Now let's gloss over a bunch of theory and research in this paragraph (deal with it, it's my blog post). People are not rational beings, and they don't make decisions by conducting seamless cost/benefit analyses to maximize quantifiable utility on the fly. Consumers are all trying to figure shit out along the way the best they can, solve their problems (big or small), and all the while they're emoting. It shouldn't come as a surprise, then, that consumers respond to emotional advertising content. Moreover, they remember it, and build memories and emotional associations to your brand.
And that's a good chunk of the battle (to be noticed and remembered), but emotion alone isn't going to move units or spur sales. When push comes to shove, consumers are interested in your brand and what you offer because they're trying to solve problems. They each have an end goal, a desired state of being.
That is where planners and creatives have an opportunity: with your end user's desired goal - the solution to their problem - comes an implicitly desired emotional state. With the solution comes a desired sense of something, be it satisfaction, happiness, confidence, determination, whatever. Getting a grip on that emotional end state gives you the opportunity to take a crack at creating work that supports and foments it at the point of purchase and usage, and speaks to users in a way to which they can relate. Basically speaking, with the right homework and understanding of your audience, you can create ads that speak to your consumers' emotions and goals along the path to purchase, ingraining your brand as the solution to their problems, and the harbinger of their desired end states. Understand the big trends that swirl around your consumers, and understand the fine details of their experiences.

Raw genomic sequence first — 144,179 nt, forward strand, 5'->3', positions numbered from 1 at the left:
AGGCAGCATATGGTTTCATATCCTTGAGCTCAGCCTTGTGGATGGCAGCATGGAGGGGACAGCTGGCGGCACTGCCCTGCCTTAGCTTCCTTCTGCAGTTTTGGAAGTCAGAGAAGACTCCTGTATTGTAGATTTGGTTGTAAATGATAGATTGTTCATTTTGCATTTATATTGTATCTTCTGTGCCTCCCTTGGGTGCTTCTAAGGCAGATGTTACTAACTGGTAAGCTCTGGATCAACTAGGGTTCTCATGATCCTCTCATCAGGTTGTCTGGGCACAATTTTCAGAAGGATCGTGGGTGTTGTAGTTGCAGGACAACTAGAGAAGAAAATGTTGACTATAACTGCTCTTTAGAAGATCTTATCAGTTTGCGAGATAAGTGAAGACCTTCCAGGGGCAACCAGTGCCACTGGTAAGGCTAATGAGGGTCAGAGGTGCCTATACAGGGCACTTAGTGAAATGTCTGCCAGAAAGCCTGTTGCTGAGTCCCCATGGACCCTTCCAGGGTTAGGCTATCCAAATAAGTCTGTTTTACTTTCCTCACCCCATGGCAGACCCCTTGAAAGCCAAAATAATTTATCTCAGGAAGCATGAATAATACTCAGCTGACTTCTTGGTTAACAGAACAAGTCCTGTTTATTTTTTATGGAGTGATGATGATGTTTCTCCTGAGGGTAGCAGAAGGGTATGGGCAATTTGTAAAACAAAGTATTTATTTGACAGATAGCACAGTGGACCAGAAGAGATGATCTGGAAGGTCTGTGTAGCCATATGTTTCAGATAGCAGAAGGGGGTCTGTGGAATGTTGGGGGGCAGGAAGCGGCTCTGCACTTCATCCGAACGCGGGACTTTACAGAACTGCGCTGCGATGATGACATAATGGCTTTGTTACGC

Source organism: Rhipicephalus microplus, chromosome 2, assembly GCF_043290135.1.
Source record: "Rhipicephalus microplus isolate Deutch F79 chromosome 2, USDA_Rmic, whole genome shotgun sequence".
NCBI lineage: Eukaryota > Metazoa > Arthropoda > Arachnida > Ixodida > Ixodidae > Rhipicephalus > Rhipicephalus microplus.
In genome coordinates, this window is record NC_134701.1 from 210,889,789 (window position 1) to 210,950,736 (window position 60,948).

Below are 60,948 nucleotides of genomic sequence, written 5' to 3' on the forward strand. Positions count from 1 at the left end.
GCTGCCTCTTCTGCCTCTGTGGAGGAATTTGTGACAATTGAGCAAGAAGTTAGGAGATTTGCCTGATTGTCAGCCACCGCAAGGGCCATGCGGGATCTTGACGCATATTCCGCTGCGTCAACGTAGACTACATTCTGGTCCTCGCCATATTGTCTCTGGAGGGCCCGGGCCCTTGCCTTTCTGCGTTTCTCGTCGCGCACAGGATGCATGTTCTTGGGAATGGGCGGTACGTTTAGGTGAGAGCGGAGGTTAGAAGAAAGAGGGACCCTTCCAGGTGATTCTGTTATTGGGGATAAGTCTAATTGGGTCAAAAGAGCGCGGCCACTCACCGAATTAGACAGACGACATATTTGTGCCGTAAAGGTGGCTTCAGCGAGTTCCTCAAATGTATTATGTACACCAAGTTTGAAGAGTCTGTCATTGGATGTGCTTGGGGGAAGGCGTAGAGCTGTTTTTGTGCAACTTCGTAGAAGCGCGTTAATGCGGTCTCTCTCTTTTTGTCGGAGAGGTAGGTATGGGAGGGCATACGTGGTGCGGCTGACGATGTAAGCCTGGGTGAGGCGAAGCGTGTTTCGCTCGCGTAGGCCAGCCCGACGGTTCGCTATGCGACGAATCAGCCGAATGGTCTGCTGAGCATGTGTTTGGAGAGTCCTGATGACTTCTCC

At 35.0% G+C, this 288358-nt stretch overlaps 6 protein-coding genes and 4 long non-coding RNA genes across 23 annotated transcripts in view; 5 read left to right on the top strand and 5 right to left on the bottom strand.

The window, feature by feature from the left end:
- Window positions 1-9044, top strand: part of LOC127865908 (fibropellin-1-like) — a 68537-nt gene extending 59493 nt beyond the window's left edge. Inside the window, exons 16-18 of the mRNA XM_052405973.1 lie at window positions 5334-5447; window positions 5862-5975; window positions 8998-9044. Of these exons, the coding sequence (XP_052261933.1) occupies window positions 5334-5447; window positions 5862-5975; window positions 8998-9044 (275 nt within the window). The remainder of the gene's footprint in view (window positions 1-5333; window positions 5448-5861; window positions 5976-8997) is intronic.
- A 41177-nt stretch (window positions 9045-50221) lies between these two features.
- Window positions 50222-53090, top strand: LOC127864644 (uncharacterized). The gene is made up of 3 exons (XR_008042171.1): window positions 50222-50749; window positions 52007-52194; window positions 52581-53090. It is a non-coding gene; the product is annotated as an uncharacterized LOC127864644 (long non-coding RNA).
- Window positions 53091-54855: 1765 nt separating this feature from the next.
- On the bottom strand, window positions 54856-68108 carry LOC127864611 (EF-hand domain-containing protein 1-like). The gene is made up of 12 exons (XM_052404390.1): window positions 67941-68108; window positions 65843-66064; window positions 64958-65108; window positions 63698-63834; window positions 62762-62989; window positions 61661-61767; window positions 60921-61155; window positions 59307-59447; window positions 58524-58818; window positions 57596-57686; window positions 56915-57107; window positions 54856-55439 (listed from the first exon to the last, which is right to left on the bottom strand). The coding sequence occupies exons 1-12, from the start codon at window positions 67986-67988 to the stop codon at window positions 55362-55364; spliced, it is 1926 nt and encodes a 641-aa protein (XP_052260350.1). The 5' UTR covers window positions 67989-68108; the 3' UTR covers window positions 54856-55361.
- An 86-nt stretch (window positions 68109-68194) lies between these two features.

So how do we get there? How do we come to understand consumer groups' states of being and emotions? This is where levels of analysis come back into play. The simple answer is to start talking to and observing people, and work to connect their actions and experiences to their social circles and larger social trends. Talk to consumers, talk to people, and explore where they're coming from where they are now, and where they're going. Start to look for answers to these questions: from what trajectories are they coming to interact with your category and brand? That's a big moment in addressing emotional & goals-based needs. What do we want consumers to feel and believe when they encounter our brand? What do they want to do and feel? What emotions can we lean on as a brand? And to jump to the end of the journey: how do they want to feel when they've found their solution? What's the goal? And what can we do to put our brand in position to best ensure that they feel that way when what we offer solves their problems?
Looking at consumers' emotions and goals from macro trends to the particulars of your audiences' lived experiences sets you up to craft messaging that resonates - and matters - to your consumers. And as you scale or change the scope of your audience, you can shift your messaging's intent and desired emotionality to what best fits their needs (and your brand).
Why write all of this? Because emotions and goals matter. I'm not the first to say this, of course, but it's time to think about not just what ads look like, but what ads feel like. They'll be more memorable, probably sell more stuff, and they'll be better quality pieces of creative work. And I think that'll make us all feel better.